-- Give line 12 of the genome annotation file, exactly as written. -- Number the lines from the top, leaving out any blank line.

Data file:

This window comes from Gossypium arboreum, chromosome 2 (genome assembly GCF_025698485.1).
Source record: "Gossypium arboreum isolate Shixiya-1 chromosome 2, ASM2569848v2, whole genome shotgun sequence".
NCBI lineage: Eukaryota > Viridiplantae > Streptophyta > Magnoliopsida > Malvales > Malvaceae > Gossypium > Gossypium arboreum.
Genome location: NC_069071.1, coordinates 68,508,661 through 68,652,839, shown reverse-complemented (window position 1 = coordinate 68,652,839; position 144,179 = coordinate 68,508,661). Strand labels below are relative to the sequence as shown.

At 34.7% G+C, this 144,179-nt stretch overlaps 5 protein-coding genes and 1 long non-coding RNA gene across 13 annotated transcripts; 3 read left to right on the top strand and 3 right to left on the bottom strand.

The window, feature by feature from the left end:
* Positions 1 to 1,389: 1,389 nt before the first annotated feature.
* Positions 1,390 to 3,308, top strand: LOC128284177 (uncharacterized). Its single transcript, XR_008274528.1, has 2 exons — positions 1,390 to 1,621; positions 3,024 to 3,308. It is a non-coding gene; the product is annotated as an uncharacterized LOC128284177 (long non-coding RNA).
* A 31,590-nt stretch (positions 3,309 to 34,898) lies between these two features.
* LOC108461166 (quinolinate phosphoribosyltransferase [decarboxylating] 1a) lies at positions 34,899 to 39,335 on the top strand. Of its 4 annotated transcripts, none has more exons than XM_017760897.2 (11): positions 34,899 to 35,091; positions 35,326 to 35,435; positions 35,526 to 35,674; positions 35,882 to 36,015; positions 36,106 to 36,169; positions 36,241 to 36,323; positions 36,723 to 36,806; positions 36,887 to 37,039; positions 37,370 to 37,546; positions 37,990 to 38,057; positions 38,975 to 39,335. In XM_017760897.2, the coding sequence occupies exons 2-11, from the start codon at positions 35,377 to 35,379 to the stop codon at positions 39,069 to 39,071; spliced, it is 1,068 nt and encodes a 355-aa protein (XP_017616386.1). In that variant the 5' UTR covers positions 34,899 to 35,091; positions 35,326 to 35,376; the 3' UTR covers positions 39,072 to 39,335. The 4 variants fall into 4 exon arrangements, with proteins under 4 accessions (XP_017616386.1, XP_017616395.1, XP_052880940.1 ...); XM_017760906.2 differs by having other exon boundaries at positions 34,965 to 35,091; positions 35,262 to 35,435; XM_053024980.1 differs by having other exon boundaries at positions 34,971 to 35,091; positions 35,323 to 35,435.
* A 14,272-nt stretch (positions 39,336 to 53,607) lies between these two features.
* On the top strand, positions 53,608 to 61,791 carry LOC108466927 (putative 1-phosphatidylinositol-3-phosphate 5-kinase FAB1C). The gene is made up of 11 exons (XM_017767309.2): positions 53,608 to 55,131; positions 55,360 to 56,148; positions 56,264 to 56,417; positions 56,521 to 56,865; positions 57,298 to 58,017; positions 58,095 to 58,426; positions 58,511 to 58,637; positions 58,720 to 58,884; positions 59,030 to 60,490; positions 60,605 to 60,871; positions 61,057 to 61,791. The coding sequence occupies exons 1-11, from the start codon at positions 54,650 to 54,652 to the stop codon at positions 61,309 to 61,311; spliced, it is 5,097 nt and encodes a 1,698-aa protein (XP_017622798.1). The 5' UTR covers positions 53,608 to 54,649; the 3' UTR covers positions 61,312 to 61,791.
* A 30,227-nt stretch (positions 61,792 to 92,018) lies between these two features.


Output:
* On the top strand, positions 53,608 to 61,791 carry LOC108466927 (putative 1-phosphatidylinositol-3-phosphate 5-kinase FAB1C). The gene is made up of 11 exons (XM_017767309.2): positions 53,608 to 55,131; positions 55,360 to 56,148; positions 56,264 to 56,417; positions 56,521 to 56,865; positions 57,298 to 58,017; positions 58,095 to 58,426; positions 58,511 to 58,637; positions 58,720 to 58,884; positions 59,030 to 60,490; positions 60,605 to 60,871; positions 61,057 to 61,791. The coding sequence occupies exons 1-11, from the start codon at positions 54,650 to 54,652 to the stop codon at positions 61,309 to 61,311; spliced, it is 5,097 nt and encodes a 1,698-aa protein (XP_017622798.1). The 5' UTR covers positions 53,608 to 54,649; the 3' UTR covers positions 61,312 to 61,791.